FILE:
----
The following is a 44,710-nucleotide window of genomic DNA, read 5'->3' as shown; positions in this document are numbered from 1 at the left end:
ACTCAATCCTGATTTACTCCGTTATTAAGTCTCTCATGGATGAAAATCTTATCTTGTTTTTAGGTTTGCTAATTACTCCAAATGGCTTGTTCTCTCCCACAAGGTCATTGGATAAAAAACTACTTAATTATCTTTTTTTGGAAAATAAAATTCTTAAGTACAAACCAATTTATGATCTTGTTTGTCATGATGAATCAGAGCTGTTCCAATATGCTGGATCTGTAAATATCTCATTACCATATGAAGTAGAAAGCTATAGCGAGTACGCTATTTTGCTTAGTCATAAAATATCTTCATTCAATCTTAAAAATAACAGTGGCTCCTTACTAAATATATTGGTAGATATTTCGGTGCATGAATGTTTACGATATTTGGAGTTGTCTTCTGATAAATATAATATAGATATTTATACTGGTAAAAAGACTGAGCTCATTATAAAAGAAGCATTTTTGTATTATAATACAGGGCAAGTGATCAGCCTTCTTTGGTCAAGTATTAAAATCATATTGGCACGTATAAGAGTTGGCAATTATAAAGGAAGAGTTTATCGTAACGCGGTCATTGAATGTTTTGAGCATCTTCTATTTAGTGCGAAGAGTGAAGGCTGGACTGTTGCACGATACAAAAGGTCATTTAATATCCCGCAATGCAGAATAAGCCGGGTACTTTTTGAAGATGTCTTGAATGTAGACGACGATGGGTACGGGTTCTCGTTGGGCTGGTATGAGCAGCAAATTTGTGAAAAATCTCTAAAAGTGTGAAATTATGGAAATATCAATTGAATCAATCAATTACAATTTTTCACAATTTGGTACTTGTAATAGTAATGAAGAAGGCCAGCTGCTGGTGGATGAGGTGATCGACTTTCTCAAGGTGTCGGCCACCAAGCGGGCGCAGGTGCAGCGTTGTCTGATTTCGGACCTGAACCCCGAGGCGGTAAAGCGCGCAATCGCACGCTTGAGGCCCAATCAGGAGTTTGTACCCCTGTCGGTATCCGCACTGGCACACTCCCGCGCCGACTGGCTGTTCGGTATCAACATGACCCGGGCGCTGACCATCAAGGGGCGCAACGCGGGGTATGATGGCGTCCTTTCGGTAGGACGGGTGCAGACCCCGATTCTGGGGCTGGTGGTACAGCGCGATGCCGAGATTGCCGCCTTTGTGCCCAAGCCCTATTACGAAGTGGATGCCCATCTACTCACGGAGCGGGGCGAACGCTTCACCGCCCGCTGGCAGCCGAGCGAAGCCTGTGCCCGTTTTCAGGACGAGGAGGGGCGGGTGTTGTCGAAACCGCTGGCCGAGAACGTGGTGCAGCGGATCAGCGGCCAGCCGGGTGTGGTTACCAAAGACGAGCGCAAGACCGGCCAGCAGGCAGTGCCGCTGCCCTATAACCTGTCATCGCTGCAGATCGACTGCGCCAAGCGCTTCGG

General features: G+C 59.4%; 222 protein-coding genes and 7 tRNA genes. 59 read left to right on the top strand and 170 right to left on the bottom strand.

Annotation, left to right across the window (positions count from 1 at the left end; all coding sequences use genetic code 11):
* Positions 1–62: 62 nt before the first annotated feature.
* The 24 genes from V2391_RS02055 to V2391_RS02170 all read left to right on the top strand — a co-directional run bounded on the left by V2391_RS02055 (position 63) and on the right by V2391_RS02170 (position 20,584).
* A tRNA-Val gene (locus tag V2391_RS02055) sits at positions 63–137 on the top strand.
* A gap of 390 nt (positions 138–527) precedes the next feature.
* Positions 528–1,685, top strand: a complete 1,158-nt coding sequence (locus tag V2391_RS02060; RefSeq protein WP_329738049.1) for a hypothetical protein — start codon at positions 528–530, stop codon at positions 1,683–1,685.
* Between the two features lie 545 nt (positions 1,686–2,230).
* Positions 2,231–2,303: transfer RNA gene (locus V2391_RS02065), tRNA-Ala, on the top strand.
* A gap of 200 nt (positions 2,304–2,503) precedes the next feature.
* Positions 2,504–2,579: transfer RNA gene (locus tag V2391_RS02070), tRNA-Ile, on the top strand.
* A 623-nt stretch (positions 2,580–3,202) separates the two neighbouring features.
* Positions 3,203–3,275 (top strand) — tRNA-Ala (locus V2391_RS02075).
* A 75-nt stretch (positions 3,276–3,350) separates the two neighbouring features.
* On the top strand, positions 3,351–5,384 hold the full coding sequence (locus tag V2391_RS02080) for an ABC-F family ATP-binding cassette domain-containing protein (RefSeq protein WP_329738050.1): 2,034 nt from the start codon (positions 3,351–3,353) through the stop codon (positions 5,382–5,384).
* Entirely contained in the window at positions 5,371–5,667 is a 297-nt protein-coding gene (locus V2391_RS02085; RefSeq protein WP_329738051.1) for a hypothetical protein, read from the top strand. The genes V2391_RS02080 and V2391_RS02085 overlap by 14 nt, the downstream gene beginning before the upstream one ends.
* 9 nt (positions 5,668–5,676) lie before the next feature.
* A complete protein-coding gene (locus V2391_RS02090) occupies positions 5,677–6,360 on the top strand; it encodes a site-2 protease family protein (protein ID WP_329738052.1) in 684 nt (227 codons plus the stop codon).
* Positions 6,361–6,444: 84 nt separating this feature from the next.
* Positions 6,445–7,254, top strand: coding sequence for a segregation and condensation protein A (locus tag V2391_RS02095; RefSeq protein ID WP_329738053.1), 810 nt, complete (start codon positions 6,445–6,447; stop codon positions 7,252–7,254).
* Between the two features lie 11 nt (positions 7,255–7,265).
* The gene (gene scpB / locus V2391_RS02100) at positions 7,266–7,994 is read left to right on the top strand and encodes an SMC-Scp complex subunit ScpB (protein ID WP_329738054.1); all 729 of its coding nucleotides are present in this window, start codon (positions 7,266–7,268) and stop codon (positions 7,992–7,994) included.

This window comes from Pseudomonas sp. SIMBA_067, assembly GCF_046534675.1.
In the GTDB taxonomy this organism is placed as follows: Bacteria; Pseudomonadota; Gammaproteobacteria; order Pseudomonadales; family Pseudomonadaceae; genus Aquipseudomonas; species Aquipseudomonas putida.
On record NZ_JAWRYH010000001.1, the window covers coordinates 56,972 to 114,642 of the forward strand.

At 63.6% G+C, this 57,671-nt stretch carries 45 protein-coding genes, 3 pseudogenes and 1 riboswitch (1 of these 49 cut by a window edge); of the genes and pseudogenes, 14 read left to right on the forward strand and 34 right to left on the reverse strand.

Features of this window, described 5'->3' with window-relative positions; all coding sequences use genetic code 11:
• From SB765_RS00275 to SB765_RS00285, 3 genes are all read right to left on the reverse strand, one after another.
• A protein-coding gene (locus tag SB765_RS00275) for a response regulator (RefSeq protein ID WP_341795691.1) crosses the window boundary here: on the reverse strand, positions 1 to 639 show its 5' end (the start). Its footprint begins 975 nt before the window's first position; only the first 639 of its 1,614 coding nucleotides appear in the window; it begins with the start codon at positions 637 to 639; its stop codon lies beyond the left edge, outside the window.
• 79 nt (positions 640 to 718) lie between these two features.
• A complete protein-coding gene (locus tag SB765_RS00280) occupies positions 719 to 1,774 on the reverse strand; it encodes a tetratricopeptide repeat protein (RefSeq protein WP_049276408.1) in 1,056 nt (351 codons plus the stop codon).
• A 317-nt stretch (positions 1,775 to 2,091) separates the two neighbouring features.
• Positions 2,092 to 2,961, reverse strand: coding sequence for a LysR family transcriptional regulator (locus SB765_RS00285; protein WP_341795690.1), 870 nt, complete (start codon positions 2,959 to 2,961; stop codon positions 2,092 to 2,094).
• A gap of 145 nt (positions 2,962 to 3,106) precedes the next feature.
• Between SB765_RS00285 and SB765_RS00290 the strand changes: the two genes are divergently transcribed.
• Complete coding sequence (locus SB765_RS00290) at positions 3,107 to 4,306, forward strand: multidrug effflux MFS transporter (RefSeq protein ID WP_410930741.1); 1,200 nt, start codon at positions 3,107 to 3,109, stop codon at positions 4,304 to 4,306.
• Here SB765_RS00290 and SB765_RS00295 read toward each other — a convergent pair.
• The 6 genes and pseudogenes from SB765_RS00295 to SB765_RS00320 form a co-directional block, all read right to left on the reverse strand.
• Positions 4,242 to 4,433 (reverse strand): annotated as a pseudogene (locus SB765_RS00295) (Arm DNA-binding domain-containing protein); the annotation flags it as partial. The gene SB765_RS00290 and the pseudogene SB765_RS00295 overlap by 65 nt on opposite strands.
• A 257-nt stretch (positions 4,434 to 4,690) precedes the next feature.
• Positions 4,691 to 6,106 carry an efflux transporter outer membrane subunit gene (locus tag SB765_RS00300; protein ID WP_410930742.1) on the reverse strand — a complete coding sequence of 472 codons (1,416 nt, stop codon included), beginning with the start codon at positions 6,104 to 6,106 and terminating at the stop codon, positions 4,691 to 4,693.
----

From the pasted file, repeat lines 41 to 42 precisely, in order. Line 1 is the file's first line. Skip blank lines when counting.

• Positions 4,242 to 4,433 (reverse strand): annotated as a pseudogene (locus SB765_RS00295) (Arm DNA-binding domain-containing protein); the annotation flags it as partial. The gene SB765_RS00290 and the pseudogene SB765_RS00295 overlap by 65 nt on opposite strands.
• A 257-nt stretch (positions 4,434 to 4,690) precedes the next feature.